Connecticut recently became the third state, joining Illinois and Colorado, to pass legislation prohibiting certain indemnity and hold harmless clauses within snow and ice management services contracts.  An Act Concerning Snow and Ice Control Services Contracts (“the Act”) was signed into law by Governor Ned Lamont on July 12, 2019.  The Act forbids a service receiver from including provisions within snow and ice removal contracts that: (1) requires a service provider to indemnify a service receiver for acts not required under the terms of a snow and ice removal contract; or (2) requires a service provider to hold a service receiver harmless for the acts or omissions of the service receiver or its agents or employees.

The Accredited Snow Contractors Association has championed the passage of this legislation and has advocated for the passage of similar legislation throughout the United States.  Anti-indemnity legislation, such as the Act, has the anticipated benefit of ensuring that property owners and/or managers maintain adequate treatment for their roadways and sidewalks following a snow or ice event by forbidding the transfer of contractual defense and indemnity for the property owner or manager’s own negligence.  Additionally, the Act could also help to lower insurance premiums for snow and ice removal contractors by limiting tenders of contractual defense and indemnity by property owners and/or management companies.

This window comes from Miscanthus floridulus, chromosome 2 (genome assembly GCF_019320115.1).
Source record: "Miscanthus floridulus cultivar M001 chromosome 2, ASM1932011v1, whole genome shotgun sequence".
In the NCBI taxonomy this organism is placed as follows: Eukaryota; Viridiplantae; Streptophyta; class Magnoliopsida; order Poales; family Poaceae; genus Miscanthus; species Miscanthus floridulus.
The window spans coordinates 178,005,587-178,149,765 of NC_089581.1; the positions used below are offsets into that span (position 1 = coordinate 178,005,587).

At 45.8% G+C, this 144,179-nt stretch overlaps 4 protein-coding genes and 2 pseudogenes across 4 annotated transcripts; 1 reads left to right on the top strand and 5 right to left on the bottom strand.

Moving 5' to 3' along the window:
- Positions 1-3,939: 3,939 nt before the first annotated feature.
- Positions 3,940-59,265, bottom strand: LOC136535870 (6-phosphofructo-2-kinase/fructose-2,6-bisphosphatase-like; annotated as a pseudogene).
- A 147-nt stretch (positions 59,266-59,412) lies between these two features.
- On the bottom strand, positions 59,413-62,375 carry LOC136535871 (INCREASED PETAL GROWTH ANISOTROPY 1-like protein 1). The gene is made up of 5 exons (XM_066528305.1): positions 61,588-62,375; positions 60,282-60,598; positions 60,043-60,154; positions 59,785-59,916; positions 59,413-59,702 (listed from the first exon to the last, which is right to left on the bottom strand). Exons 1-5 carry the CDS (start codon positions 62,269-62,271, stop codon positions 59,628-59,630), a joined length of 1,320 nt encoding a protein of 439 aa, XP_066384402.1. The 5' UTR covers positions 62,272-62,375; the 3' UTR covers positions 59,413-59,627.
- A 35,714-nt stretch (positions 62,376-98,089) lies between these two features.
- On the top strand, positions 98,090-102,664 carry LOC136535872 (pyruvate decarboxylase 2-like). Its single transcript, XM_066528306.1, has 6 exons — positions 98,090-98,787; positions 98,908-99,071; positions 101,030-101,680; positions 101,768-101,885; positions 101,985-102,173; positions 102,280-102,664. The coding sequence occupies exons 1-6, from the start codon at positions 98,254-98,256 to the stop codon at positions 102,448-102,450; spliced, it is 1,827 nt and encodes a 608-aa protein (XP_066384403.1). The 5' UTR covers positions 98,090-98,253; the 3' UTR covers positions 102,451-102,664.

Josh Ferguson and Marc Finkel of Freeman Mathis and Gary will join Kevin Gilbride of the Accredited Snow Contractors Association to discuss the Act at ASCA Snow Academy: Operating Under the New Law on August 20, 2019 at the Hartford/Windsor Marriott Airport Hotel in Windsor, CT. We look forward to seeing you there.

For further information on the Act or for inquiries involving hospitality or premises liability law, please contact Marc Finkel at [email protected].